In 1976, The Lowrys returned to the mission field in what was then Rhodesia, and Tom and Margaret Curtis succeeded them as UMVIM coordinators. That same year, UMVIM became part of the Fellowship of Conference Mission Secretaries of the SEJ.

Good things were happening in the mission field with these amateur missionaries. They were sharing skills and teaching sewing classes and Vacation Bible School, helping with agriculture projects, reroofing houses and building school desks, providing medical and dental care and digging wells. Missioners were having life-changing experiences as they completed tasks and connected with the families with whom they served.

In 1980, a petition was passed at General Conference that admitted UMVIM as part of the structure of the global church. The legislation stated, “To affirm the concept of volunteers in mission (short-term) as an authentic form of personal missionary involvement, and to devise appropriate structures to interpret and implement such opportunities for short term volunteers in the global community.”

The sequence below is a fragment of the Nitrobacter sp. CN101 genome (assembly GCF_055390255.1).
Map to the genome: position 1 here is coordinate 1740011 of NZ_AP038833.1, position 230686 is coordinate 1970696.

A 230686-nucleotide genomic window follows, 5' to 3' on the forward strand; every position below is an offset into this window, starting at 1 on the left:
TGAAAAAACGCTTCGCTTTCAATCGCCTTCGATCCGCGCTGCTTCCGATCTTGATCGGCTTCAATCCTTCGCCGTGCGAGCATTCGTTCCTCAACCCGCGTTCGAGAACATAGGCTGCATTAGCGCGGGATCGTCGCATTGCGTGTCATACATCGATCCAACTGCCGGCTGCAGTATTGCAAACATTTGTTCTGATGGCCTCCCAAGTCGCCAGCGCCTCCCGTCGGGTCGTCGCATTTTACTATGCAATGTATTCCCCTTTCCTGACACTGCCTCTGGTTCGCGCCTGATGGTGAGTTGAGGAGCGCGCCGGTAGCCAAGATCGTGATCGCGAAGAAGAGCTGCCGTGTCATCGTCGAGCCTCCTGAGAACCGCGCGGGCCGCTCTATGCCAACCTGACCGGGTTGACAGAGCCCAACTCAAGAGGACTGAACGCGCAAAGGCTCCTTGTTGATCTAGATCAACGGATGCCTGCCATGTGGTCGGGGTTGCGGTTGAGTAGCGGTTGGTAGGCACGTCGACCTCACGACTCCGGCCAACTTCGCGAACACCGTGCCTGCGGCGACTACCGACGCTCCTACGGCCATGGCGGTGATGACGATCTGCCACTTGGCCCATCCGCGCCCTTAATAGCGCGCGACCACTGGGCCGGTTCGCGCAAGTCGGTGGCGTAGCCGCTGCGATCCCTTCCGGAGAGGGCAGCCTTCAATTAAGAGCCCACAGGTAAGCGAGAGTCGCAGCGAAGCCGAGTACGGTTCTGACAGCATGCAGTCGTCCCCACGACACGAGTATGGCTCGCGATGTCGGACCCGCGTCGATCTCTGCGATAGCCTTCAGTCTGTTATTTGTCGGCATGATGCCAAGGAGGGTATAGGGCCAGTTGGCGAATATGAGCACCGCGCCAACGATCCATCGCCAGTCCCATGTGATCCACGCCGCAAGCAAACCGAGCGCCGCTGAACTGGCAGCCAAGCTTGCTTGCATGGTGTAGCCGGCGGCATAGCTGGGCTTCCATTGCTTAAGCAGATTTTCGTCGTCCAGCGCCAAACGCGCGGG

Yet there were still many concerns with the idea of amateur missionaries. There was not a lot of confidence in what they were doing nor how they were doing it. There was no funding made available for the program.

Through the early 80’s, each jurisdiction named an UMVIM coordinator to connect with and resource annual conferences. Coordinators’ responsibilities expanded to include travel beyond the US to “explain our program and outline operational styles so that those overseas could understand this new tool for our working together.” Remember, at this point, there was still no support from the General Board of Global Ministries.